In the mountains of Germany stands a grim and secluded castle – the haunted legacy of the beautiful medieval vampire Baroness Varga. Put to death for her ravenous hunger for female blood, the Baroness uttered a curse that she would one day return to forever satisfy her unnatural lust and that day has finally come. Four women have gathered at the castle unaware that its darkly seductive housekeeper is a satanic high priestess presiding over a coven of delectable servants who each night perform sensual rituals and profane acts to keep the Baroness’ spirit alive. As the women are drawn deeper into the ultra erotic nightmare, it will be the most uninhibited among them who shall serve as the vessel into which the Baroness passes to continue her unholy reign of terror.
A seductive woman, who left her small fishing town long ago after being caught with another woman’s husband, returns to shake up the place by seducing everyone, including the woman and her girlfriends.
Starring: Rebecca Brooke, Jennifer Welles, Jennifer Jordan, Eric Edwards, Jamie Gillis, Chris Jordan, Julia Sorel & Susan Sloan. Continue reading
Beverly (Heather Hall) is about to learn a lot about herself, as she explores a side of herself she never knew existed. The way she behaves makes most people think she hates men, which would make sense, as she has been in numerous bad relationships with bad men. Her roommate Joan (Judy Young) has no such hatred, in fact she loves men and loves to have sex as often as possible. Her boyfriend Rook (John Aristedes) is not a good man, more like a street thug, but he satisfies her needs, so she keeps him around. One night, Rook decides to climb into Beverly’s bed, which sets off a sexual chain reaction. After that encounter, Bev realizes she is a nymphomaniac and as a result, she needs sex all the time. Joan catches the two in the act and beats Bev to a pulp, then tosses her into the street. She soon meets a new man who understands her condition, but when her path crosses once more with her old friends, will her new lifestyle be put in jeopardy? Continue reading
“BUTTERFLIES is the bonafide masterpiece… the best of the three Sarno-Nebe films and probably the sexiest “softcore” film he ever made. If BUTTERFLIES could be called “softcore”…the film was shot hardcore and then the penetration cut out to focus on the reactions and intense chemistry between the performers. Some fleeting moments of hardcore are still present, but this qualifies more as a hard softcore feature which would still be rated X today. Marie Forsa returns as Denise, a beautiful country girl whose life is filled with joy and love for her handsome boyfriend, Freddy. But living in an idyllic existence soon bores her, and she is off to the big city to experience the glamour and glitz for herself. She meets Frank, a dashing nightclub owner who takes her under his wing. But she doesn’t take kindly to the fact that she’s just one of his stable of women and must choose between the big city life and her dreary farm life. Continue reading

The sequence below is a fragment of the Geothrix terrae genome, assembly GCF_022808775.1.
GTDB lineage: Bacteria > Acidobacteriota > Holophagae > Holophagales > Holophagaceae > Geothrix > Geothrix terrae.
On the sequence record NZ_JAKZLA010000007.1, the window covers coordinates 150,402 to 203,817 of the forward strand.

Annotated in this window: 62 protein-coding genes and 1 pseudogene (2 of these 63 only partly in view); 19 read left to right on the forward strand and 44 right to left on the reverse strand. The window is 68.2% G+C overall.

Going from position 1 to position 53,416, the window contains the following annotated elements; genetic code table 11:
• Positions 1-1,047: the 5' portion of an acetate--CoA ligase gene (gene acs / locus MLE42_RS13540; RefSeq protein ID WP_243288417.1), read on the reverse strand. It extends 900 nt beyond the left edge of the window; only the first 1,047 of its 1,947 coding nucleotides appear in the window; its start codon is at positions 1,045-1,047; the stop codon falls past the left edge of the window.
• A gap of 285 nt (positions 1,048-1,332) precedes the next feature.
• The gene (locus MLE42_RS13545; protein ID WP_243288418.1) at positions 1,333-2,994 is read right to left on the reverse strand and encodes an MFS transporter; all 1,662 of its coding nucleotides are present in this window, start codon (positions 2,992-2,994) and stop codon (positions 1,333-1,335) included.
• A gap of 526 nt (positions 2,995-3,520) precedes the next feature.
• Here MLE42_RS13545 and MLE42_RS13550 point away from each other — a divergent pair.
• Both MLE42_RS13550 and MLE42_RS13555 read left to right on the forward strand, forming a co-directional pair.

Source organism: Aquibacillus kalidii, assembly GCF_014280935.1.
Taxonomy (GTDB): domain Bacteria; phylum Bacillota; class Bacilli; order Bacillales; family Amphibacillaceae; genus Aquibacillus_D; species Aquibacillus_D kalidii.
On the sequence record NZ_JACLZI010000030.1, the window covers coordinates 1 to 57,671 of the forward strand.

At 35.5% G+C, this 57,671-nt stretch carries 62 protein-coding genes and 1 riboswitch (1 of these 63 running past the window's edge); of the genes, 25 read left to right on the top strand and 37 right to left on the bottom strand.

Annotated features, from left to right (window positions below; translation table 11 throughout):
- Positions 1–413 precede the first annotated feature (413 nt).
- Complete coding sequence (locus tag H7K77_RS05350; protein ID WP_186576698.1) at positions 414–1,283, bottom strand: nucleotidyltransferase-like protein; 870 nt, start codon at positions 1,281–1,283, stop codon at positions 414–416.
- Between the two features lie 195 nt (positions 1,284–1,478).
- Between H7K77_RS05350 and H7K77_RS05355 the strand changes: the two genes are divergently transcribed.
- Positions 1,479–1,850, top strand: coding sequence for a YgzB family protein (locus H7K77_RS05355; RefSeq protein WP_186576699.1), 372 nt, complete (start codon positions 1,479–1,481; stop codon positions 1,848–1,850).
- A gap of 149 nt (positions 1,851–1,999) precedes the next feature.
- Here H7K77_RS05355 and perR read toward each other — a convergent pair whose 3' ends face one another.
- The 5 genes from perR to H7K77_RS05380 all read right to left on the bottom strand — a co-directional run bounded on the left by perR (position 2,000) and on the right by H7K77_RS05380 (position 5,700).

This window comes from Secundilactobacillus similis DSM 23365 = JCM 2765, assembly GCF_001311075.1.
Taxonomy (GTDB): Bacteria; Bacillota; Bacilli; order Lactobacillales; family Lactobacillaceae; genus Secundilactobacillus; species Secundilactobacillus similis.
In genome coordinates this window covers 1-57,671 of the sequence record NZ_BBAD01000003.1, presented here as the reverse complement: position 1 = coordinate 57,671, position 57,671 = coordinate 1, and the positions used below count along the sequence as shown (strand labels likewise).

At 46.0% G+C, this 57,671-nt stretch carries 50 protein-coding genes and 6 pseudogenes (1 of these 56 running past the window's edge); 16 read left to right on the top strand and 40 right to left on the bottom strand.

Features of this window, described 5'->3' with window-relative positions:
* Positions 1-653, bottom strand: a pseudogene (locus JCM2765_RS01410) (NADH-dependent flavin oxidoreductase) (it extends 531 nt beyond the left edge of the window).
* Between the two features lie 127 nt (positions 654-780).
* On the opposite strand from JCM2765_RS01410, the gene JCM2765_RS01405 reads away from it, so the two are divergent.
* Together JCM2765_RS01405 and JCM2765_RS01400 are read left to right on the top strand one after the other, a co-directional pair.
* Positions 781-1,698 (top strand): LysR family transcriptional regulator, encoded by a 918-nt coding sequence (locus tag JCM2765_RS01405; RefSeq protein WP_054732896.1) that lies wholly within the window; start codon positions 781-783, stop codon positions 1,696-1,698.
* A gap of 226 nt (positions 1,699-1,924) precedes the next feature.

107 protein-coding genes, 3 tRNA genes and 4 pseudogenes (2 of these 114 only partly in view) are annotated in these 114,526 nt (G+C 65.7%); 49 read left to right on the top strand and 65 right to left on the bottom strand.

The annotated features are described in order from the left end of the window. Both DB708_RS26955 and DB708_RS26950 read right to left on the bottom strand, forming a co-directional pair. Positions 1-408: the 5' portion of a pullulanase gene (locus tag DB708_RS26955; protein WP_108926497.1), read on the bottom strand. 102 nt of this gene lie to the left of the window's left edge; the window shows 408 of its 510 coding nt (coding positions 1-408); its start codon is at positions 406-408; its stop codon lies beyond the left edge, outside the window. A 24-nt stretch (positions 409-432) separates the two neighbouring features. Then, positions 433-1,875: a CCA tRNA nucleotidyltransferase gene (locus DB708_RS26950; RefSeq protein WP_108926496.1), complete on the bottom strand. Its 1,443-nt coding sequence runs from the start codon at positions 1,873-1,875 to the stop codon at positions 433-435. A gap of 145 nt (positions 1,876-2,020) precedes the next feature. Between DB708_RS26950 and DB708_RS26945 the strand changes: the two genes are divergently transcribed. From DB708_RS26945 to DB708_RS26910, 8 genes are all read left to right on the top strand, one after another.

“…It is just this sexual enthusiasm that encouraged Sarno to write the second installment, GIRL MEETS GIRL (originally titled BIBI), around Forsa’s on- and off-camera sexual escapades. Seems she spent a lot of her off hours jumping in and out of the sack with virtually every cast and crew member, and this left a pretty significant impression on the plot of the second film – in which Forsa’s character Bibi has wild sex with nearly everyone she meets. Seriously, by midway through the film, there is barely any time given for exposition before fresh young Bibi is ripping off her little summer dress and going down on someone. Continue reading
From Mondo Digital:
“At the height of his creative output, director Joe Sarno was known for flinging out an ungodly number of softcore films each year with a surprisingly high standard of quality. Psychological insight, intensely erotic love scenes, and off-kilter dialogue were his stock in trade with films like All the Sins of Sodom and Young Playthings, but sandwiched in between these are some really oddball ones. Case in point: Marcy, a 1968 hayseed melodrama that feels like a stylistic precursor to the country cutie smut films of Harry Novak the following decade like Sassy Sue and Country Cuzzins, albeit with a lot less of that cornpone humor. The plot also feels like sort of a deep-fried riff on D.H. Lawrence’s The Fox, believe it or not, which Norman J. Warren also turned into a sex/sci-fi trash classic with Prey. Continue reading